According to a Fatbabies reader (look for "4/11/03 Response About GDC"). There's a grain of truth in there.
Stephane's comment on the previous bandwagon post ("Why no French soldiers?") set me thinking... What if you were to release a game which disparages the French because of the current political climate? What if the current political climate then changes? Would you release a patch? Would you allow the player to select the kind of reality they believe in and want to see mirrored in their game experience? Would you allow players to mod the political ideology used in the game?
An online initiative supported by Dublin City University, Nokia and O2 aims to assist the burgeoning Irish game development industry by providing information, support and lines of communication to the sector.Due to the moribund state of the games industry in parts of Europe, I'm always interested in these kinds of initiatives.
Read more about it here.
Games with a realistic war setting, such as the Medal of Honor series, C&C: Generals or Battlefield 1942, have been doing really well for EA. September 11 and the war in Iraq have changed the image of games with a military setting: just look the ad campaigns Ubisoft has been running for their Tom Clancy titles the last couple of months. Now Activision is announcing the obvious move:
"Publisher Activision has announced the launch of a key franchise this morning, namely Call of Duty, a new umbrella brand that "lets players experience the dramatic intensity of war through the eyes of common soldiers".
Starting with World War II, Call of Duty will try and map elements of the 20th century's most devastating conflicts from the perspective of various unsung heroes. The games will be released on both console and PC in line with Activision's multi-platform strategy. The first title in the series is being developed by Infinity Ward, a studio that includes 22 of the individuals who worked on EA's Medal of Honor: Allied Assault. Theirs will be a World War II shooter, in which players fill the shoes of a US paratrooper, a British commando and a Russian infantryman in separate campaigns to help crush the Nazi war machine."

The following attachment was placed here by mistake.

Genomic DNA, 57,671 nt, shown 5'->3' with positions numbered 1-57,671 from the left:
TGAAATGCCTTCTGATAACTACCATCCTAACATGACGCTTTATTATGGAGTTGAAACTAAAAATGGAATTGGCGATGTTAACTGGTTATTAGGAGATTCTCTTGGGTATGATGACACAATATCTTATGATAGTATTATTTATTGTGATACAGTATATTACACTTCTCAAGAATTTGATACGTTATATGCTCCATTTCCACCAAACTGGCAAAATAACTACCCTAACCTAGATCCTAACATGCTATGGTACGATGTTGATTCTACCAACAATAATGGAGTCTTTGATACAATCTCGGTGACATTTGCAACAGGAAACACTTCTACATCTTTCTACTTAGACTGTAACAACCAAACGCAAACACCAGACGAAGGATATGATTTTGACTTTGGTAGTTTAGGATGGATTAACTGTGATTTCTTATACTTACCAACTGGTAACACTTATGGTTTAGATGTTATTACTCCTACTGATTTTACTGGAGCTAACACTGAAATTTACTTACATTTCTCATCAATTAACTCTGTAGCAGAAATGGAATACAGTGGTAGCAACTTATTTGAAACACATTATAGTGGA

I don't consider myself a knee-jerk war-opponent... but I'm not amused by this development.
The University of Texas at Austin has a student-run game development club.
Get In The Game has an interview with the Oliver Twins, who started developing games for home computers such as the Sinclair ZX Spectrum, back in the 80s. Now they run a company in the UK called Blitz Games. Their company website is very amusing, and has an excellent section on getting into the games industry. There is still pretty of fresh cannonfodder.
Last year, Jetro Lauha made a contribution to the game development competition at Assembly 2002, a major demo scene event. The object of the game is to push a guy down the stairs, causing as much pain as possible. The game uses rigid body dynamics and was programmed in 24 hours. It even made the cover of Slashdot.
My current highscore is 60485 units of pain, by applying force to the right hand.
For some reason the archives aren't working on this blog. I've tried various things the Blogger help suggests. It ain't working. I'm upping the number of posts on the main page as an interim solution.
Frasca over at Ludology.org talks about the narratology / ludology debate. I think this is an interesting classification (admittedly because I think I can make a clever point, or would be able to if I were to sit down and write it).
If that didn't scare you, I recommend this article by Henry Jenkins, which mentions this debate but then proposes an alternative way of looking at things which he calls environmental storytelling. Although I have an altogether different perspective on this, I recommend the article.